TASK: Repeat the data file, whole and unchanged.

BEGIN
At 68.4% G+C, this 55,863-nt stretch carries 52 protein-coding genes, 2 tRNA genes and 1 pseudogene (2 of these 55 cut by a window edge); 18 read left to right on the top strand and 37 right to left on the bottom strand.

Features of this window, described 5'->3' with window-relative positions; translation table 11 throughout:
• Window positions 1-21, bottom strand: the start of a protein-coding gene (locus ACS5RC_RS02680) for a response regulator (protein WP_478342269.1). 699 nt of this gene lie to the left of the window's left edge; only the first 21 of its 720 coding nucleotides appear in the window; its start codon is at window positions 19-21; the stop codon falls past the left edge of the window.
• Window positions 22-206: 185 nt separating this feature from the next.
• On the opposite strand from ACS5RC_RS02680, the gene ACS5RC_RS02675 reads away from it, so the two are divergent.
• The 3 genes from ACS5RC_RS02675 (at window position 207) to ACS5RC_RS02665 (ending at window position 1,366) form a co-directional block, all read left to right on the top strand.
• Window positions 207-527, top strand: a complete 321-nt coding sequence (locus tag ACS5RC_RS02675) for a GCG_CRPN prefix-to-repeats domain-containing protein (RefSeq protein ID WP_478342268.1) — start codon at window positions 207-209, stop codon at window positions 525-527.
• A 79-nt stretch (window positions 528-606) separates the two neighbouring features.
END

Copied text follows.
At 68.4% G+C, this 55,863-nt stretch carries 52 protein-coding genes, 2 tRNA genes and 1 pseudogene (2 of these 55 cut by a window edge); 18 read left to right on the top strand and 37 right to left on the bottom strand.

Features of this window, described 5'->3' with window-relative positions; translation table 11 throughout:
• Window positions 1-21, bottom strand: the start of a protein-coding gene (locus ACS5RC_RS02680) for a response regulator (protein WP_478342269.1). 699 nt of this gene lie to the left of the window's left edge; only the first 21 of its 720 coding nucleotides appear in the window; its start codon is at window positions 19-21; the stop codon falls past the left edge of the window.
• Window positions 22-206: 185 nt separating this feature from the next.
• On the opposite strand from ACS5RC_RS02680, the gene ACS5RC_RS02675 reads away from it, so the two are divergent.
• The 3 genes from ACS5RC_RS02675 (at window position 207) to ACS5RC_RS02665 (ending at window position 1,366) form a co-directional block, all read left to right on the top strand.
• Window positions 207-527, top strand: a complete 321-nt coding sequence (locus tag ACS5RC_RS02675) for a GCG_CRPN prefix-to-repeats domain-containing protein (RefSeq protein ID WP_478342268.1) — start codon at window positions 207-209, stop codon at window positions 525-527.
• A 79-nt stretch (window positions 528-606) separates the two neighbouring features.